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Temperature-responsive gelation of type I collagen solutions involving fibril formation and genipin crosslinking as a potential injectable hydrogel.

Yunoki S, Ohyabu Y, Hatayama H - Int J Biomater (2013)

Bottom Line: The PSC/genipin solutions exhibited fluidity at room temperature for at least 30 min, whereas the ASC/genipin solutions rapidly reached gel points.In specific cases PSC would be preferred over ASC as an injectable gel system.The temperature-responsive gelation of PSC/genipin solutions was due to temperature responses to genipin crosslinking and collagen fibril formation.

View Article: PubMed Central - PubMed

Affiliation: Biotechnology Group, Tokyo Metropolitan Industrial Technology Research Institute, 2-4-10 Aomi, Koto-ku, Tokyo 135-0064, Japan.

ABSTRACT
We investigated the temperature-responsive gelation of collagen/genipin solutions using pepsin-solubilized collagen (PSC) and acid-solubilized collagen (ASC) as substrates. Gelation occurred in the PSC/genipin solutions at genipin concentrations 0-2 mM under moderate change in temperature from 25 to 37°C. The PSC/genipin solutions exhibited fluidity at room temperature for at least 30 min, whereas the ASC/genipin solutions rapidly reached gel points. In specific cases PSC would be preferred over ASC as an injectable gel system. The temperature-responsive gelation of PSC/genipin solutions was due to temperature responses to genipin crosslinking and collagen fibril formation. The elastic modulus of the 0.5% PSC/genipin gel system could be adjusted in a range of 2.5 to 50 kPa by the PSC and genipin concentrations, suggesting that a PSC/genipin solution is a potential injectable gel system for drug and cell carriers, with mechanical properties matching those of living tissues.

No MeSH data available.


Results of a fluidity test for the 0.5% ASC/genipin solutions containing various concentrations of genipin: (a) 0 mM, (b) 0.5 mM, (c) 1 mM, or (d) 2 mM. Temperatures were maintained at 25°C.
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fig3: Results of a fluidity test for the 0.5% ASC/genipin solutions containing various concentrations of genipin: (a) 0 mM, (b) 0.5 mM, (c) 1 mM, or (d) 2 mM. Temperatures were maintained at 25°C.

Mentions: Fluidity tests were also conducted for 0.15% ASC/genipin solutions (Figure 3). The solution became turbid immediately after the ASC solution was mixed with the genipin solution. The immediate increase in G′′ resulted in the gel points within 60 s (Figures 3(b) and 3(c)). Even when the ASC solution was mixed with PBS containing no genipin, the solution reached a gel point within 60 s (Figure 3(a)). These results indicated that the immediate increases in G′ of 0.15% ASC/genipin solutions were predominantly because of active fibril formation of ASC at neutral pH.


Temperature-responsive gelation of type I collagen solutions involving fibril formation and genipin crosslinking as a potential injectable hydrogel.

Yunoki S, Ohyabu Y, Hatayama H - Int J Biomater (2013)

Results of a fluidity test for the 0.5% ASC/genipin solutions containing various concentrations of genipin: (a) 0 mM, (b) 0.5 mM, (c) 1 mM, or (d) 2 mM. Temperatures were maintained at 25°C.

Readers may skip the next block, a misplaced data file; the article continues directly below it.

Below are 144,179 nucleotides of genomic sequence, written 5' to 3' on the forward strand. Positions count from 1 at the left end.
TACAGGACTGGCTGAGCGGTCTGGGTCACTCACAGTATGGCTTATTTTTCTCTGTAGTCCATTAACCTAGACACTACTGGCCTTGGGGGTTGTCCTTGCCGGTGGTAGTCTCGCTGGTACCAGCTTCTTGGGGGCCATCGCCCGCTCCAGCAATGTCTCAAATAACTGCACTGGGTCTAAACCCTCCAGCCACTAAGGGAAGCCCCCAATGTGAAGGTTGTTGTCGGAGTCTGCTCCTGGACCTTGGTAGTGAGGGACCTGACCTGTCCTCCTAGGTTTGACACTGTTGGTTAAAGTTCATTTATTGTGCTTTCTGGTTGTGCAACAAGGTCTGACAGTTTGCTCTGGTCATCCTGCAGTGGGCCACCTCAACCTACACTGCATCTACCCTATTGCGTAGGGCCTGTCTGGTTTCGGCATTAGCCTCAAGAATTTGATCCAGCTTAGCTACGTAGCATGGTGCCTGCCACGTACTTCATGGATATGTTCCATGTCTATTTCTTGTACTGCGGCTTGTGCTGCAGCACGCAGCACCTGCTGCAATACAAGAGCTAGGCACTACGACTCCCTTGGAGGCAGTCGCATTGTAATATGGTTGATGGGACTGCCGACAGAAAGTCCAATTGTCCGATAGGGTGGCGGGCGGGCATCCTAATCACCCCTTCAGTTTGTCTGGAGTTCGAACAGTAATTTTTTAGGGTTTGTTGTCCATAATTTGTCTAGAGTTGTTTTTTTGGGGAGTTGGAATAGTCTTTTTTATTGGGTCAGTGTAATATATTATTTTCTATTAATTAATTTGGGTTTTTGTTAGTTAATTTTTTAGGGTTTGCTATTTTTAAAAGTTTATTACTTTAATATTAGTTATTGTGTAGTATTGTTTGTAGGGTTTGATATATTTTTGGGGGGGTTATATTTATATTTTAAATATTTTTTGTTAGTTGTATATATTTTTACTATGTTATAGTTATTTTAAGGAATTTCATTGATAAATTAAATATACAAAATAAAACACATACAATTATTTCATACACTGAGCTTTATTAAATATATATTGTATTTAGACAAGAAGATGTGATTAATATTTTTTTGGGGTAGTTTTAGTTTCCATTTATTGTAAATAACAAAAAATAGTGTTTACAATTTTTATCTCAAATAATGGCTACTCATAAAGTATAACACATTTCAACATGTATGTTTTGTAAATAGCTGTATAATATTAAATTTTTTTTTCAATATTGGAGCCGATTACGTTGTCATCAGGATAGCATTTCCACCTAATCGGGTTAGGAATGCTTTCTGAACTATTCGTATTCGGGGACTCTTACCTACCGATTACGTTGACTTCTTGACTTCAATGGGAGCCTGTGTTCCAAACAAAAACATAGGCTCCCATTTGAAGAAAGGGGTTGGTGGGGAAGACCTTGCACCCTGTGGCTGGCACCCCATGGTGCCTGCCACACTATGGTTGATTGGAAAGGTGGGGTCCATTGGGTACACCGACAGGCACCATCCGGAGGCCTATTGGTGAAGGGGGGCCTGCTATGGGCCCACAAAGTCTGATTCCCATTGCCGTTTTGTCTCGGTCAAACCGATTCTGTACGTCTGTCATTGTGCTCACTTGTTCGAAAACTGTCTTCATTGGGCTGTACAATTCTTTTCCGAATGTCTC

© Copyright Policy - open-access
Related In: Results  -  Collection

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fig3: Results of a fluidity test for the 0.5% ASC/genipin solutions containing various concentrations of genipin: (a) 0 mM, (b) 0.5 mM, (c) 1 mM, or (d) 2 mM. Temperatures were maintained at 25°C.
Mentions: Fluidity tests were also conducted for 0.15% ASC/genipin solutions (Figure 3). The solution became turbid immediately after the ASC solution was mixed with the genipin solution. The immediate increase in G′′ resulted in the gel points within 60 s (Figures 3(b) and 3(c)). Even when the ASC solution was mixed with PBS containing no genipin, the solution reached a gel point within 60 s (Figure 3(a)). These results indicated that the immediate increases in G′ of 0.15% ASC/genipin solutions were predominantly because of active fibril formation of ASC at neutral pH.

Bottom Line: The PSC/genipin solutions exhibited fluidity at room temperature for at least 30 min, whereas the ASC/genipin solutions rapidly reached gel points.In specific cases PSC would be preferred over ASC as an injectable gel system.The temperature-responsive gelation of PSC/genipin solutions was due to temperature responses to genipin crosslinking and collagen fibril formation.

View Article: PubMed Central - PubMed

Affiliation: Biotechnology Group, Tokyo Metropolitan Industrial Technology Research Institute, 2-4-10 Aomi, Koto-ku, Tokyo 135-0064, Japan.

ABSTRACT
We investigated the temperature-responsive gelation of collagen/genipin solutions using pepsin-solubilized collagen (PSC) and acid-solubilized collagen (ASC) as substrates. Gelation occurred in the PSC/genipin solutions at genipin concentrations 0-2 mM under moderate change in temperature from 25 to 37°C. The PSC/genipin solutions exhibited fluidity at room temperature for at least 30 min, whereas the ASC/genipin solutions rapidly reached gel points. In specific cases PSC would be preferred over ASC as an injectable gel system. The temperature-responsive gelation of PSC/genipin solutions was due to temperature responses to genipin crosslinking and collagen fibril formation. The elastic modulus of the 0.5% PSC/genipin gel system could be adjusted in a range of 2.5 to 50 kPa by the PSC and genipin concentrations, suggesting that a PSC/genipin solution is a potential injectable gel system for drug and cell carriers, with mechanical properties matching those of living tissues.

No MeSH data available.